Buy in bulk. Don’t have enough kids to make this worth it? Team up with other parents in your kid’s class or on their sports team! Everybody’s shopping from the same lists, so there’s no need to pay retail prices on things like pencils, athletic socks, or graphing paper when you could buy the 200-pack of pencils, 20-pack of socks, or 1,000-page ream of graphing paper. You’d never use these quantities on one kid, but split amongst several kids—your own or others—you can save a chunk of change. Try wholesalers like Costco and Sam’s Club for bulk deals.

Lesson: Buying in bulk can be a great deal, but only if you use everything you buy.

Look for deals online. Your kids may have a blast running down aisles full of colorful notebooks and Disney-themed everything, but online savings can be too good to pass up. Start with a search on Google Shopping, which compares prices across websites, or use Amazon to find discount brands not available in stores. Once you know exactly what you’re looking for, you can look for used versions on websites like Nextdoor or Craigslist.

Lesson: Shopping in a store may be fun, but some of the best deals these days are online. Plus, online shopping is a great Internet skill to teach your kid—when they’re ready, of course!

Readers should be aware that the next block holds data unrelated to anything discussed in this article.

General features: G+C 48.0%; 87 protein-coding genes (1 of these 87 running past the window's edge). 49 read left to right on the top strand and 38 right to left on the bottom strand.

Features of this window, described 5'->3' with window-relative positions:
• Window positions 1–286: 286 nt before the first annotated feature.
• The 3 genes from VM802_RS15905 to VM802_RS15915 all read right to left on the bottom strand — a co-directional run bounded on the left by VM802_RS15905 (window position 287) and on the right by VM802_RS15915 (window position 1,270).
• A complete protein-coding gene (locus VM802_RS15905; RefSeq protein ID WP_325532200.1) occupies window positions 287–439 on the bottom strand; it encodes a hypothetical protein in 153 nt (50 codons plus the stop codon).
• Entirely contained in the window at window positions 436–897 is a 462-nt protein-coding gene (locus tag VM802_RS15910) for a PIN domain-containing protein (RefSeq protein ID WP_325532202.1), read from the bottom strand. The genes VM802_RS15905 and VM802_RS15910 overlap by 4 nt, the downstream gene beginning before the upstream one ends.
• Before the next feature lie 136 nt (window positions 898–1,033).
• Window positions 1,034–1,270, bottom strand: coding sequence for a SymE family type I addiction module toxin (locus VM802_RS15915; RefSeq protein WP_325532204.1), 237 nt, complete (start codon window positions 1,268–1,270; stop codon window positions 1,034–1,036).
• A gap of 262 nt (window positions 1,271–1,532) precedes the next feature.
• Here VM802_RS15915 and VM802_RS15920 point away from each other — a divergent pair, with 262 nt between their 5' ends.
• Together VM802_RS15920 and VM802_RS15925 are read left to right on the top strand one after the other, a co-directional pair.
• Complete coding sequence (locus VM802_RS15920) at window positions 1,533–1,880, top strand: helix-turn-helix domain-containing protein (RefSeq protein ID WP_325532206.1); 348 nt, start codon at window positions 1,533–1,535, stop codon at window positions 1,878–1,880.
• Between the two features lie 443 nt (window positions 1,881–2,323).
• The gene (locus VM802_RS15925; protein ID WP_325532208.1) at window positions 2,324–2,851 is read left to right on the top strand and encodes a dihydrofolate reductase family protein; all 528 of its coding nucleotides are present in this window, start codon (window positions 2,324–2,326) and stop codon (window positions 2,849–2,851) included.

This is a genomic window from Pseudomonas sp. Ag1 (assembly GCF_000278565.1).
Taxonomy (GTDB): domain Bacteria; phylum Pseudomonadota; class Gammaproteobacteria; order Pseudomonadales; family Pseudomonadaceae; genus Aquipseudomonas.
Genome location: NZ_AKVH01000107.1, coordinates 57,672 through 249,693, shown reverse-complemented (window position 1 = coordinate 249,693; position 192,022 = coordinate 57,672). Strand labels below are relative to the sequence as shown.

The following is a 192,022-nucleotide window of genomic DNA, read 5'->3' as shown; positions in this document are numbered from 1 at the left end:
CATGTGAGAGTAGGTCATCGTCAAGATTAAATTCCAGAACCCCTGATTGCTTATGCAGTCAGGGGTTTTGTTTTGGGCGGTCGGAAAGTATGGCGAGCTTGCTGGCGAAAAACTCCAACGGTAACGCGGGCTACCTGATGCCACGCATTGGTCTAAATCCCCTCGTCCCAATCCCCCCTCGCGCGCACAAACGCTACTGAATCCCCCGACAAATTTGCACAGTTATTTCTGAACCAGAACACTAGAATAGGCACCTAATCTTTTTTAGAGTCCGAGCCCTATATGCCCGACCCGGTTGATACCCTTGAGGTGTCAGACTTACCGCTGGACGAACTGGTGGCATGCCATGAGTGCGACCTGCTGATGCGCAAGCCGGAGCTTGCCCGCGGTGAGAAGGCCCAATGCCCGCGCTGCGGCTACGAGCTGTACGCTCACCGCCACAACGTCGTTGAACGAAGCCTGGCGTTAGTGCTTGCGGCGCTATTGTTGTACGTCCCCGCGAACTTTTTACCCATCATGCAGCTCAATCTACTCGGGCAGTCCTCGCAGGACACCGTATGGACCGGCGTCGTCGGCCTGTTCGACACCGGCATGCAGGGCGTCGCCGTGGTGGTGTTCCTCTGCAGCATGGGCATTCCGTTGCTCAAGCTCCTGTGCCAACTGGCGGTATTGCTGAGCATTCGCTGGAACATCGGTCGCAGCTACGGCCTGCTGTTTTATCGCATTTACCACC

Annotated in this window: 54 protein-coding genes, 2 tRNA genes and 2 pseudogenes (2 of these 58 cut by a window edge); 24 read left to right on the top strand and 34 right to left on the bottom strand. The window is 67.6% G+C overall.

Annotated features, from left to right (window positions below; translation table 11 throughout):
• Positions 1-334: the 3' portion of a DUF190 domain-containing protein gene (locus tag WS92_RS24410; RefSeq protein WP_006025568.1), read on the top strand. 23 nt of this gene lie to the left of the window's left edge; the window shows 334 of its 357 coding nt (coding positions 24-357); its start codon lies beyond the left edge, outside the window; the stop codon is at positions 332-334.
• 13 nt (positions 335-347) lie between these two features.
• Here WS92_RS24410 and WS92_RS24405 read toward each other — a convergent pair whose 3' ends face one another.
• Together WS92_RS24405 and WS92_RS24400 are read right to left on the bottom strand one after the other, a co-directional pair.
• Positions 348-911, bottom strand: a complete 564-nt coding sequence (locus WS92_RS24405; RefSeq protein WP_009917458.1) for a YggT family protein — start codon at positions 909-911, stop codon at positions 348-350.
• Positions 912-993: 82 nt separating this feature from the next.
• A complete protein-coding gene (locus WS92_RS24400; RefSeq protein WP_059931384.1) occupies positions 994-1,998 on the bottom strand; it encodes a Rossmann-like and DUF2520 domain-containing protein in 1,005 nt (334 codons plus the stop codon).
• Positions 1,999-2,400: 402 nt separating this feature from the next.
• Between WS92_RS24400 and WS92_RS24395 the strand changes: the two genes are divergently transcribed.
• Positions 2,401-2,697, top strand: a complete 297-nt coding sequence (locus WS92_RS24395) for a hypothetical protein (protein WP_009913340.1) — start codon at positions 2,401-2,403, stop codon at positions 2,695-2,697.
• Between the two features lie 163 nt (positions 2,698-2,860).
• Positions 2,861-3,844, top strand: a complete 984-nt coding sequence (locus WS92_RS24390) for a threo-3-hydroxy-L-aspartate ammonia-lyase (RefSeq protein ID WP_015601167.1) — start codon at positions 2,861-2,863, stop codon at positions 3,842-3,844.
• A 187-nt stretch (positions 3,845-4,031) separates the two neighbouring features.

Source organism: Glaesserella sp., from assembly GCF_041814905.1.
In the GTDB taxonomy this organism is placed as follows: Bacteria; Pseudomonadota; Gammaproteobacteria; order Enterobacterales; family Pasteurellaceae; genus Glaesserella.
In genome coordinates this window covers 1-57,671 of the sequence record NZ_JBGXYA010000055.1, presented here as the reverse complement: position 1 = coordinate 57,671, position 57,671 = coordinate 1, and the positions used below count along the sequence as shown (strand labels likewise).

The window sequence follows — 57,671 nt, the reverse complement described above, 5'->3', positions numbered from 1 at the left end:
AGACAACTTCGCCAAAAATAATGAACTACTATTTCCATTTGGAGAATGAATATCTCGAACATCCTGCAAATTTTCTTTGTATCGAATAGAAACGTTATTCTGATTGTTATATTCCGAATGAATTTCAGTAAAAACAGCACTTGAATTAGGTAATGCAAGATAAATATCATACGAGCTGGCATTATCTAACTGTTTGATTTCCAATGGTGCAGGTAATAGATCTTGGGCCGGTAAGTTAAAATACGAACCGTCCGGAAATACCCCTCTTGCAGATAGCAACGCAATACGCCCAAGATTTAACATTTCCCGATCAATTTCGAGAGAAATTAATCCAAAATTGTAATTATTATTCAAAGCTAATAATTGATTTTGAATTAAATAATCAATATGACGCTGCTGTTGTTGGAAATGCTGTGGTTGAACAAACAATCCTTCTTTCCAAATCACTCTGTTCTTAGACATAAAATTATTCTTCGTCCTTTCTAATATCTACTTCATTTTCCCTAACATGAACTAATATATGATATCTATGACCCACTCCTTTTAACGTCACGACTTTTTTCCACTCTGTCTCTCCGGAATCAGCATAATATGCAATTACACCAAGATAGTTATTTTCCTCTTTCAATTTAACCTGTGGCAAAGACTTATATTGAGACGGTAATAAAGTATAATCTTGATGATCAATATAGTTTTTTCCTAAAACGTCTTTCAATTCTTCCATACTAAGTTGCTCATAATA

Shop post-peak sales. Wait til the end of summer or Labor Day, or better yet, til clearance sales in September. Even if it’s too late to get this year’s supplies, take advantage of “Must Go” sales to prepare for next year. You’re pretty much guaranteed to need things like pens and pencils, printer paper, and three-ring binders. A word of caution, though: e wary of trends your kids will outgrow—your Moana-obsessed daughter may lose interest in the movie by this time next year, so stick with basics when you’re planning so far ahead. Just because something is on sale does not mean you’ll save money.

Lesson: With a little patience and advanced planning, you can save a bunch of money—and end up with the same stuff, for far less money!

Bonus: let your kid splurge a little if you come in under budget. Once you’ve checked off everything on your list, check your child’s math. If you’re below budget, surprise your kid by letting her pick out a splurge item. Be sure to have her deposit half of the savings in their piggy bank, though. Years from now, the habit of splitting windfalls and bonuses will stick, padding their savings accounts and emergency funds with exponentially more than whatever they’ve got in their piggy bank today—but it’s never too early to encourage healthy money habits!

Lesson: Savvy shopping leaves room in the budget to spend on special things and save extra for the future.

 

Back-to-school shopping doesn’t have to be a stress on your budget—or stress you out. Turn this time of year into a chance to provide your kids with experience making real-life money decisions. Working together as a team can be a great bonding experience, and you might even have fun!

Some day, all these financial lessons will pay off, and soon, your kids may be leading the back-to-school savings campaign. Once they learn that responsible financial choices means a splurge at the end of the day, what would otherwise be an end-of-summer chore turns into a chance to earn a treat—and what kid passes up that opportunity?

How do you save on back to school shopping?